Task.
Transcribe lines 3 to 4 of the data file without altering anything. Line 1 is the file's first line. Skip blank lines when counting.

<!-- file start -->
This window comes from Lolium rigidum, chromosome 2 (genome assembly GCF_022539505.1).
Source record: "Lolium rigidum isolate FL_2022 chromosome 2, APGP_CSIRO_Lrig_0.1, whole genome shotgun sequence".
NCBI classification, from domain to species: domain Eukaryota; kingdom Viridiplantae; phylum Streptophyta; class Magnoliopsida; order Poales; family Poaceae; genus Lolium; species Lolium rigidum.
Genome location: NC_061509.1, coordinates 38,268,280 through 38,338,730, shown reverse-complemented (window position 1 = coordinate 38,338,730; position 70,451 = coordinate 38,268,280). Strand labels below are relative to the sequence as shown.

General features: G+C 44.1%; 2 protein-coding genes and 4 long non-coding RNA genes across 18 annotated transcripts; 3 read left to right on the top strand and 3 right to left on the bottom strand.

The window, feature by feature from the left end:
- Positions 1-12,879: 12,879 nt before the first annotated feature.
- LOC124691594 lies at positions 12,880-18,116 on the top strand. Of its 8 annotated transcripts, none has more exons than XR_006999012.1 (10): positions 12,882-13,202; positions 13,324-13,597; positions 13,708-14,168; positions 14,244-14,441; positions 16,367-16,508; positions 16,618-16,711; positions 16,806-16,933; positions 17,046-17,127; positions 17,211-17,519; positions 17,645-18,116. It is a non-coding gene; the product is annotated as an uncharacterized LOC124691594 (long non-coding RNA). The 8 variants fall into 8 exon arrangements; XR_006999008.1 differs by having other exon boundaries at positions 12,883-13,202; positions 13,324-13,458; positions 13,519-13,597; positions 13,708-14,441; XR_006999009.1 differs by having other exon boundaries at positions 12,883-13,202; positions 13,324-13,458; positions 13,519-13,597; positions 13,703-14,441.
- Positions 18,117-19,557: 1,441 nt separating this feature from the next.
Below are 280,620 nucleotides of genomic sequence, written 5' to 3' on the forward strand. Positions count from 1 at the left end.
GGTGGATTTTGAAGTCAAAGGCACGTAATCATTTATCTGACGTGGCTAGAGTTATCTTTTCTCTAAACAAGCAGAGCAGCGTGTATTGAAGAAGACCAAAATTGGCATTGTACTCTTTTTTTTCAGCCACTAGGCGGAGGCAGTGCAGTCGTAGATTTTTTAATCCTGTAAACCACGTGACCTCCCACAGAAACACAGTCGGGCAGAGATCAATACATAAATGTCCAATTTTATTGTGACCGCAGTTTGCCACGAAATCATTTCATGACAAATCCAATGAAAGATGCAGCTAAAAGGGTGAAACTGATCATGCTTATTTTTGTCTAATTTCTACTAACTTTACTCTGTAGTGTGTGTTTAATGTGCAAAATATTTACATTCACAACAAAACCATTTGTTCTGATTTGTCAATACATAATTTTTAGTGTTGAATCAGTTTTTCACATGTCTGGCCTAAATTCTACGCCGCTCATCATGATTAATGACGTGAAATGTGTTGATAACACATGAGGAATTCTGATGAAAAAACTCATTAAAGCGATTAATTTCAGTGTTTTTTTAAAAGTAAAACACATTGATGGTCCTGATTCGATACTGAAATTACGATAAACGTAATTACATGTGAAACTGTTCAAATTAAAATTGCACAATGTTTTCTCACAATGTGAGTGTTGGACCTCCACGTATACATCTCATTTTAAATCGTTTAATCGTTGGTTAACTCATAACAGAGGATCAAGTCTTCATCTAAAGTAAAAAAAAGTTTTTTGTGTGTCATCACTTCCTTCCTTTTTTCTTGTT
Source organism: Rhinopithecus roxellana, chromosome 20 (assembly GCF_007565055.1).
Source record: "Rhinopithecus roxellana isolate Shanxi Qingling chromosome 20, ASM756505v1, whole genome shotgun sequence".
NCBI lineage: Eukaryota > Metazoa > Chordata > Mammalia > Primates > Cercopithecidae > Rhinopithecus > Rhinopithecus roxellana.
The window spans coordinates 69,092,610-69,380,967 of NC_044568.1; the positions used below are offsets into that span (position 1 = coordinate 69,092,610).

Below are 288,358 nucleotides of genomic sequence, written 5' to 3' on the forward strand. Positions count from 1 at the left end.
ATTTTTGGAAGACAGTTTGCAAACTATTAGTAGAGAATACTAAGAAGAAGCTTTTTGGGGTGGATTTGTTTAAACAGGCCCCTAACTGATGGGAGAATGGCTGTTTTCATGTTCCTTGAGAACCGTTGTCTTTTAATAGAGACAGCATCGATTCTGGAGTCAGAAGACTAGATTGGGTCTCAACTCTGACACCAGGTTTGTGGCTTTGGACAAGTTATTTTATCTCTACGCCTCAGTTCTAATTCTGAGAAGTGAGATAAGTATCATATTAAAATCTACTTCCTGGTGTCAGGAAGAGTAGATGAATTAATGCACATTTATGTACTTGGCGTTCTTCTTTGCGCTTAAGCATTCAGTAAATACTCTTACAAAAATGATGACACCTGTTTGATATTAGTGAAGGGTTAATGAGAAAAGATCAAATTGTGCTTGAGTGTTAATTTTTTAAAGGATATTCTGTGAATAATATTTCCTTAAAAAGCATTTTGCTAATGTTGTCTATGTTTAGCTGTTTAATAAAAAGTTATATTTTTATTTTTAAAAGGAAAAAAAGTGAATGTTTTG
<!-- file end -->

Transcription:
NCBI classification, from domain to species: domain Eukaryota; kingdom Viridiplantae; phylum Streptophyta; class Magnoliopsida; order Poales; family Poaceae; genus Lolium; species Lolium rigidum.
Genome location: NC_061509.1, coordinates 38,268,280 through 38,338,730, shown reverse-complemented (window position 1 = coordinate 38,338,730; position 70,451 = coordinate 38,268,280). Strand labels below are relative to the sequence as shown.